In 1990, the Americans with Disabilities Act (ADA) was passed into law. Under the law, employers must make reasonable accommodations for employees with known disabilities. “Reasonable accommodation” refers to certain adjustments or modifications made so that a disabled applicant or worker has the same opportunities as his counterparts.
Job Application Process
The ADA aims to provide equality of opportunities to both current employees and candidates for jobs. Therefore, the law requires employers to accommodate potential new hires, to give them the same chance as anyone else when applying for a position. An example of this accommodation would be when a company located on a high floor offers to hold a job interview in a more accessible location for a wheelchair-bound applicant.
Essential Job Functions
The ADA requires that an employer make reasonable accommodations for a qualified applicant or employee in order to fill the essential functions of a job. A reasonable accommodation, in the case of a visually impaired worker who must read many documents as part of her position, would be to purchase a magnifying glass or to print documents in a larger font. These adjustments would be relatively simple and cost-effective, while allowing the employee to do her job.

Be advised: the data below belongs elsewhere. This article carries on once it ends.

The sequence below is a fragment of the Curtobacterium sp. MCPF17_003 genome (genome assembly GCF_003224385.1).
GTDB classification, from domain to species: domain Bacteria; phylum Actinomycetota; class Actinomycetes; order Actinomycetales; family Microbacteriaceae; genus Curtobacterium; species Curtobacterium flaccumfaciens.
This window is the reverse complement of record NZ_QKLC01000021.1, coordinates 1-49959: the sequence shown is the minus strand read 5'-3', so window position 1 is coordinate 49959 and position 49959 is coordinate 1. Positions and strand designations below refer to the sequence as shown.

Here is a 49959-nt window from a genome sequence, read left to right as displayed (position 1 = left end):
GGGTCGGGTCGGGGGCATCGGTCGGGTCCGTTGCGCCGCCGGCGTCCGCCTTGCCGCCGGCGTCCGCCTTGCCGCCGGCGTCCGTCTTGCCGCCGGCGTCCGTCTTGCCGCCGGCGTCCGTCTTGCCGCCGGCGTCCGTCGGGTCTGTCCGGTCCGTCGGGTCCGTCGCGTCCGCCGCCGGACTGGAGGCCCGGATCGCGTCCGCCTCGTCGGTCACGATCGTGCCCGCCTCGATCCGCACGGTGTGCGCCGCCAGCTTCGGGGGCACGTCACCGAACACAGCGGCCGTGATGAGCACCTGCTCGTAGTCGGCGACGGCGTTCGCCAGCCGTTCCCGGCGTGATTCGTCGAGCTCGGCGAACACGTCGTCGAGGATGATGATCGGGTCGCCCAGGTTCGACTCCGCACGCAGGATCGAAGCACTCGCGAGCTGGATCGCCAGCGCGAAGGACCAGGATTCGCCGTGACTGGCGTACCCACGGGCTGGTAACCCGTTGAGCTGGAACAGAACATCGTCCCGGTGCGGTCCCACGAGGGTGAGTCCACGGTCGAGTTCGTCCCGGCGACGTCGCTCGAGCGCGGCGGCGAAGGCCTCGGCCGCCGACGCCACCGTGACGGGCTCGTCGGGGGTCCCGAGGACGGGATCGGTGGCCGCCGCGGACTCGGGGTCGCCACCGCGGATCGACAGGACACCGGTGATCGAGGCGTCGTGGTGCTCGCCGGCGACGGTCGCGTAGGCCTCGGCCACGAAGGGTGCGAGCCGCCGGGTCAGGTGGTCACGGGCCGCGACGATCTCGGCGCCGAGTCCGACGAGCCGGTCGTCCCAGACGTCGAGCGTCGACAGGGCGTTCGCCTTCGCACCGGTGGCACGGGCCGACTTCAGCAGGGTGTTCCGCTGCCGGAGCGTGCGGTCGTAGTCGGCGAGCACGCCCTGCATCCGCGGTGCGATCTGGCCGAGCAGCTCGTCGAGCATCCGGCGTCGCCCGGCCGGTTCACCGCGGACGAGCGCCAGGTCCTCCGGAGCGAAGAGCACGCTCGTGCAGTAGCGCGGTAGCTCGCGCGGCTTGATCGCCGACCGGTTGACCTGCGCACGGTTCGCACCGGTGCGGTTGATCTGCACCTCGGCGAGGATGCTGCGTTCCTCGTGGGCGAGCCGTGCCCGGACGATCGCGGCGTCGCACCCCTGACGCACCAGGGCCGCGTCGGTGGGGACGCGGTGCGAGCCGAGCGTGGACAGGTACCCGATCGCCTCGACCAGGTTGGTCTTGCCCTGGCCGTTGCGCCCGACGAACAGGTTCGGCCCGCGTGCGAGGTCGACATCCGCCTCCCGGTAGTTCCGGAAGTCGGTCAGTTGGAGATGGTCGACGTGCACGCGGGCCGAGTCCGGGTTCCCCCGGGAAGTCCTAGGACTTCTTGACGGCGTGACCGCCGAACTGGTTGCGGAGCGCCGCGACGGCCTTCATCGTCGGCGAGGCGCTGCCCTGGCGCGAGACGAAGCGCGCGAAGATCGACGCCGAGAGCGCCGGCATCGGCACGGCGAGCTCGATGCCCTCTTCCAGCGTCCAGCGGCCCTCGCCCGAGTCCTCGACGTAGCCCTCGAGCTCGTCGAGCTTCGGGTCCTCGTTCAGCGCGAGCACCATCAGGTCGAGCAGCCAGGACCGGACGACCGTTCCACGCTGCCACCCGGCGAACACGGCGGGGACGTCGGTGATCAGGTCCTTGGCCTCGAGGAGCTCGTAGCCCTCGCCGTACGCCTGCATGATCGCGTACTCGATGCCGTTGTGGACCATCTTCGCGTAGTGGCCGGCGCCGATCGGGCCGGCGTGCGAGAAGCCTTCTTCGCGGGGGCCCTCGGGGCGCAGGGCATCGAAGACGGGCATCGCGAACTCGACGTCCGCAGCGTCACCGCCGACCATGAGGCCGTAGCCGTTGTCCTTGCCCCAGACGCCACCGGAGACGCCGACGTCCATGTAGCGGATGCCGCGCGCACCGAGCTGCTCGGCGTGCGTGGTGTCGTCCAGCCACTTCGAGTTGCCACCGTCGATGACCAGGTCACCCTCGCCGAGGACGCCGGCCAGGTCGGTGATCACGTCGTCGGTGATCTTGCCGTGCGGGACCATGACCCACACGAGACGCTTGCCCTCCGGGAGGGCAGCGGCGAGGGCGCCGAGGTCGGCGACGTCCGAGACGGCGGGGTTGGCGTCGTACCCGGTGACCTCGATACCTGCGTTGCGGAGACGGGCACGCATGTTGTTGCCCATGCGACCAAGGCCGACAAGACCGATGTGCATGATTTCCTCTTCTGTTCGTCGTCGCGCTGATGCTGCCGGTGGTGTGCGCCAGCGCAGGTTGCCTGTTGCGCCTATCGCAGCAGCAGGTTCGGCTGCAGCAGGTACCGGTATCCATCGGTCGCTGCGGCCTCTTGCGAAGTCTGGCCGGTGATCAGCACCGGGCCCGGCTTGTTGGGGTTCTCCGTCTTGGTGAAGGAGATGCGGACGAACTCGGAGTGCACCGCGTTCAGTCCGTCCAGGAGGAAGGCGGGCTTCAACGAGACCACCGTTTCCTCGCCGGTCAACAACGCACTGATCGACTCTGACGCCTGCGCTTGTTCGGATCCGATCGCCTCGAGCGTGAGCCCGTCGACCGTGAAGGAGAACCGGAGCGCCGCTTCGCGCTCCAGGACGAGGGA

Privileges of Employment
A qualified employee with a disability has the right to enjoy the privilege of employment. In order for the worker to enjoy this privilege, the employer might have to make some adjustments. Moving furniture or equipment to make an office more accessible for an employee on crutches would count as an attempt to allow an individual to enjoy the privileges of employment.
Some accommodations which would allow the applicant or employee access cost large sums of money, or present an inconvenience to the company. The drafters of the ADA realized the potential difficulty for employers. They inserted the principle of undue hardship into the bill. “Undue hardship” means that accommodating an employee or applicant will be costly or disruptive, or it would fundamentally alter the nature of the business. However, employers should still make every effort to overcome the undue hardship.